It’s not uncommon to see one simple mistake cost a player the match even in the lowest level of play. The warriors all have different armor values and take different amounts of damage, but even the most armored warrior can go from full health to death in around five seconds. Most matches last about one to one-and-a-half minutes, and that’s best two out of three rounds. The only way to rectify the quickness and draw out the strategy more is go into the options and set the matches to be best three out of five rounds.

Not only is health depleted quickly, but player’s arms and legs can be broken, disabling the use of their shield and projectile or slowing them down and curbing their dodge abilities. Player’s arms can literally be amputated, causing their health to rapidly degenerate. The game is incredibly tense with this level of punishment. The weight of every decision is felt as it has to be carefully planned. With this much focus placed on every beat of the fight it becomes more of a methodical move by move chess match rather than a quick frenzy of playmakers.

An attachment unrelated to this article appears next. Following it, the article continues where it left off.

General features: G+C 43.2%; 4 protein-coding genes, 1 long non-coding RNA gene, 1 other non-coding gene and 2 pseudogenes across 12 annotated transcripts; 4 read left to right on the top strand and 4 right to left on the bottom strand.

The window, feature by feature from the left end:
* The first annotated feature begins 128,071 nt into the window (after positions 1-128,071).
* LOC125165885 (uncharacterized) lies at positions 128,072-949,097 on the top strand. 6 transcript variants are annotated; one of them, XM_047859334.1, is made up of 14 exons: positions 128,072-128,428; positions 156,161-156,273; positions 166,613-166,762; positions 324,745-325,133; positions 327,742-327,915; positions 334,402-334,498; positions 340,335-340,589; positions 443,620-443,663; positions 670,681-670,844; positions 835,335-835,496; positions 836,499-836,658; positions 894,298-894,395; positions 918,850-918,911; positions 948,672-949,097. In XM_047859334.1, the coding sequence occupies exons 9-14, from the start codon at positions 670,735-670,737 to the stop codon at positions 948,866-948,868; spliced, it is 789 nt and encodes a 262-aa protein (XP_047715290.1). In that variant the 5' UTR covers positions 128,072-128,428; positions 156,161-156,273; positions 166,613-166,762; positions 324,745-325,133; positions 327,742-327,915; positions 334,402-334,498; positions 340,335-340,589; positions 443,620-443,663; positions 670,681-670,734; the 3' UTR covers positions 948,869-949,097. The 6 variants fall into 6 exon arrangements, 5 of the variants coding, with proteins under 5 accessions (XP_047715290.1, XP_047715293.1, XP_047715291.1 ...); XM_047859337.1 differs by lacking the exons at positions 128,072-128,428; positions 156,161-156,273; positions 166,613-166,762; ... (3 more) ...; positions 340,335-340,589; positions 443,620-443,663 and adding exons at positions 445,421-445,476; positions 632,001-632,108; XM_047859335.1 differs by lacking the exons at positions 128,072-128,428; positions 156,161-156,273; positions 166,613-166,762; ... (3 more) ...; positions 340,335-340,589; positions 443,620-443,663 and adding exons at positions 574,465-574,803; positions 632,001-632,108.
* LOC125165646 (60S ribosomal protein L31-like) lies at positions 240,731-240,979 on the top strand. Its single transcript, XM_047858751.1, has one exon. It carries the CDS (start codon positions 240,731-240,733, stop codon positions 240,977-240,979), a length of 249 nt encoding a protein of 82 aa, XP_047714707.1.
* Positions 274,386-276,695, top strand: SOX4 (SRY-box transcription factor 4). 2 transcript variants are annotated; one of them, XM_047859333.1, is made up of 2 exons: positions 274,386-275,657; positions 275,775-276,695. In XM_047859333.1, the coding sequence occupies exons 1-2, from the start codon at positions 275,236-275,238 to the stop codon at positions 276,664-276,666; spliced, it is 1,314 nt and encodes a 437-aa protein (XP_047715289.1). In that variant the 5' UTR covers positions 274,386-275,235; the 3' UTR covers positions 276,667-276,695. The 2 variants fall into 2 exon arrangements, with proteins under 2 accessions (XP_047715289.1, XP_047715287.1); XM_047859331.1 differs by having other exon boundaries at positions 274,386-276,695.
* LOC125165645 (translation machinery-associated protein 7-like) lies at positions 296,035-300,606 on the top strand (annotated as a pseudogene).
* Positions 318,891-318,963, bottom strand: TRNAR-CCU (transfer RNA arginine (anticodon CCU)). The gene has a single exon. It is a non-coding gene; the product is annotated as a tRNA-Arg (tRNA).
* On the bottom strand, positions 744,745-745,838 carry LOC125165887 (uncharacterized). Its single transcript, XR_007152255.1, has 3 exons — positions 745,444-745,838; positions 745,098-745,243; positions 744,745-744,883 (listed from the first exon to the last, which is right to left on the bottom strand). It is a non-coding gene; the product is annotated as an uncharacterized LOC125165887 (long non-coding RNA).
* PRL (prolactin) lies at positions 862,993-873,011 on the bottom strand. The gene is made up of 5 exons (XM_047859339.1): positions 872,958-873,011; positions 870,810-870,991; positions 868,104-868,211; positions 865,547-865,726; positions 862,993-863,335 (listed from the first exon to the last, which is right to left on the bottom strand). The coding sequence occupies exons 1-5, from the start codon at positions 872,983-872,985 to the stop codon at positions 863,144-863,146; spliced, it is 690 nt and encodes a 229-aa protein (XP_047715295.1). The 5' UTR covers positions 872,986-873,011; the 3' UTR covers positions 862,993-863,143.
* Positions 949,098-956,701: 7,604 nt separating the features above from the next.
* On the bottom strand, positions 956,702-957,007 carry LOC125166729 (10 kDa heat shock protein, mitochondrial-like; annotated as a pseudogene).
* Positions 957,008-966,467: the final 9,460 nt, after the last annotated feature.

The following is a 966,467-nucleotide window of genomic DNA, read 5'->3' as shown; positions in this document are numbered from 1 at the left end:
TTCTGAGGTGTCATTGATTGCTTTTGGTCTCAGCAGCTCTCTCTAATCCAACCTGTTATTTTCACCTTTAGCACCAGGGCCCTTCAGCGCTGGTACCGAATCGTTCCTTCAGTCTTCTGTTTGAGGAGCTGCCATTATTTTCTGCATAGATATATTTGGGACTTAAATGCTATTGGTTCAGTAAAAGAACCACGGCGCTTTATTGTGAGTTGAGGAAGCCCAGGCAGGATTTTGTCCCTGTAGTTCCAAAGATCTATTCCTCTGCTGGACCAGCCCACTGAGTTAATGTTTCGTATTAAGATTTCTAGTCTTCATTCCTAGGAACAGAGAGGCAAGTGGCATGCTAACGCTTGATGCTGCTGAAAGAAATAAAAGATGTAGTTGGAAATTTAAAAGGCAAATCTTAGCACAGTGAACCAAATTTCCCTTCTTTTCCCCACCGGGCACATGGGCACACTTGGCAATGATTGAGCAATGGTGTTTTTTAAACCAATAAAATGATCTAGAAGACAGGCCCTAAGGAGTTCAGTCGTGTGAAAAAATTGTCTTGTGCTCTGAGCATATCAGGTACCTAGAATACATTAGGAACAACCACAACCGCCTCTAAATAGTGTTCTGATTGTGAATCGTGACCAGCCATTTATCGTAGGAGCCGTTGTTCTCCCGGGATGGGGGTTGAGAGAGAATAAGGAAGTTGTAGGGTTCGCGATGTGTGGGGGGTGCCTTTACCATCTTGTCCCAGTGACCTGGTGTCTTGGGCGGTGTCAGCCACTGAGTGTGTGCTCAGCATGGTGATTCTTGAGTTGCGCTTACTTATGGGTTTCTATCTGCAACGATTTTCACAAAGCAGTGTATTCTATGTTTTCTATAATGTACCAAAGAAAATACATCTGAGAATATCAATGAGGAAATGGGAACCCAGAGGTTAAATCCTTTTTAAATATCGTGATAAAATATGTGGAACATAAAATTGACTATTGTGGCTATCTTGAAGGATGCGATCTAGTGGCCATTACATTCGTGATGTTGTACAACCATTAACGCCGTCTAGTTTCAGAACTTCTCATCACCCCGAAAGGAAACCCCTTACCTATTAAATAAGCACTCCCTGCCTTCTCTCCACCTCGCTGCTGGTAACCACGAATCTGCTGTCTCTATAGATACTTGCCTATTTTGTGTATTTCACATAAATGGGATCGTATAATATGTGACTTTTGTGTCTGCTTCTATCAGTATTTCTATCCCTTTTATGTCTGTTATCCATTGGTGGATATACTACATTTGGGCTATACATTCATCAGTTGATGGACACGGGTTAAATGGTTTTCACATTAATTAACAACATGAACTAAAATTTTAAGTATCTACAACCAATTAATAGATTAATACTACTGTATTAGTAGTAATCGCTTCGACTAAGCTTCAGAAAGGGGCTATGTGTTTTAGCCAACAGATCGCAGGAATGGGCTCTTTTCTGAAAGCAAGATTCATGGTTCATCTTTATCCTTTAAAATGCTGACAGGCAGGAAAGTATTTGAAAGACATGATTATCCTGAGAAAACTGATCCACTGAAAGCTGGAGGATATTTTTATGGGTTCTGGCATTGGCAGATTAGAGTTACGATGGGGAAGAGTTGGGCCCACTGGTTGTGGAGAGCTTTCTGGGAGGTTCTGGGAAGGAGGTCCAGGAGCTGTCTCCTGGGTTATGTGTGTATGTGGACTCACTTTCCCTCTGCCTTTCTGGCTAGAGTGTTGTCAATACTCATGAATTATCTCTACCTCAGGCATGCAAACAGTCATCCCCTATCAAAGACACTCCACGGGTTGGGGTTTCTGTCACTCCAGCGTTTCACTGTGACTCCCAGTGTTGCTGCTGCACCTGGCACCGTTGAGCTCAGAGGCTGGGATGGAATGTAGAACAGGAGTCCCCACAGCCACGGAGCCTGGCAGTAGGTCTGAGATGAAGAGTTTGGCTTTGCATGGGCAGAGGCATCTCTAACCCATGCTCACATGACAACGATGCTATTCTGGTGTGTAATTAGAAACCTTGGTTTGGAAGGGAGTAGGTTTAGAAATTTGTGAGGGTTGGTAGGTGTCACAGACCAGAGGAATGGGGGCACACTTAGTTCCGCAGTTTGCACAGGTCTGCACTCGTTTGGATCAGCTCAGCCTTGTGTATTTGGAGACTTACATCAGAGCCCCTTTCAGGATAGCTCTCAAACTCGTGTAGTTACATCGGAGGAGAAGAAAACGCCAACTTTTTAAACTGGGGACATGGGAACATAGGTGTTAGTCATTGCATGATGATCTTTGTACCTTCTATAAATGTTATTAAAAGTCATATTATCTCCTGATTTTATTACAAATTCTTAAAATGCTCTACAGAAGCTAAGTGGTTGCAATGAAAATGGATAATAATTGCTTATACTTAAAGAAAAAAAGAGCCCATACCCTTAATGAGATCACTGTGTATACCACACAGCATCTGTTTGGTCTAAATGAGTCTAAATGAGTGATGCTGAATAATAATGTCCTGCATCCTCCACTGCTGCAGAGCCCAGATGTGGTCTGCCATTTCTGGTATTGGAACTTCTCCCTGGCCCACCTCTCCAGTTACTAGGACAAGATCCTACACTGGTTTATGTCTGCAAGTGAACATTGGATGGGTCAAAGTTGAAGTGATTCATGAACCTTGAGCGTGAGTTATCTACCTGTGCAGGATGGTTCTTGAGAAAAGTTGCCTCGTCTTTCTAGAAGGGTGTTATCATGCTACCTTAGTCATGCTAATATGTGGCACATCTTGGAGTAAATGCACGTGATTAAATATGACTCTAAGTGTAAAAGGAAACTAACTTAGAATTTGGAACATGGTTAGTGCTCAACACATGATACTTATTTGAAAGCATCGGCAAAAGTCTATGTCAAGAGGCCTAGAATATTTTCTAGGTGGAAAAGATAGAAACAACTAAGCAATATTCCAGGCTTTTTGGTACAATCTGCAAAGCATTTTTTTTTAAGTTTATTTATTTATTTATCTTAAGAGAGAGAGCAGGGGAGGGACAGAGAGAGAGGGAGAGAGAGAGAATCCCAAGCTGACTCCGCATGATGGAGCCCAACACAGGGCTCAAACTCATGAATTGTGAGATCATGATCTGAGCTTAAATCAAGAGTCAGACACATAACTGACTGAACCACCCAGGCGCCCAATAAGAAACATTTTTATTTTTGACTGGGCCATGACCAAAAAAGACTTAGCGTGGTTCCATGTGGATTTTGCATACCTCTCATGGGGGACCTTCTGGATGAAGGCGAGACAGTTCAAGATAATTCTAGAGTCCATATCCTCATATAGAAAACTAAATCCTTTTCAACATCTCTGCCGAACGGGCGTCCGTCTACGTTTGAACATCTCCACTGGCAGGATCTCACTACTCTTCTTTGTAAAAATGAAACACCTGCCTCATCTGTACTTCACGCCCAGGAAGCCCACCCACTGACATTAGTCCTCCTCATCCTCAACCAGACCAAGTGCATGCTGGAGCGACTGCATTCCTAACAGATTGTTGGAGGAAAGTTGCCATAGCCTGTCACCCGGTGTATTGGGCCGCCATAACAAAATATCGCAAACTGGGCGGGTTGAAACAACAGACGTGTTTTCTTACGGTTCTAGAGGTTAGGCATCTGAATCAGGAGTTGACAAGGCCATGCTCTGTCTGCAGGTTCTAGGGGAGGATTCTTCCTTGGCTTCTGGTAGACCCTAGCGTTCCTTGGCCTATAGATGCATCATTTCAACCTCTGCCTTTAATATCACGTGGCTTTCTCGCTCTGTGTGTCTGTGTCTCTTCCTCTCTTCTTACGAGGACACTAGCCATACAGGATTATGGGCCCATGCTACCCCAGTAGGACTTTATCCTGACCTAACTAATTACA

Each warrior also greatly affects how the fight goes. Warriors like the ninja have no armor but are granted exceptionally quick and damaging attacks, while others like Knight have hearty armor but have to plan their slower attacks more carefully. The Pirate has very situational tools that lead him to reading the other player and finding specific windows to attack. Each warrior also has a different selection of weapons that players can choose from (that have to be unlocked in the gross-ass singleplayer), adding even more Souls-esque variety and strategy. Not only does this add a unique take to the game with every character you play as, but it also creates a massive dynamic by matching up all the warriors against each other. There’s no one way to play one warrior against all the others. Unless you’re the Shaolin Monk. Fuck that character.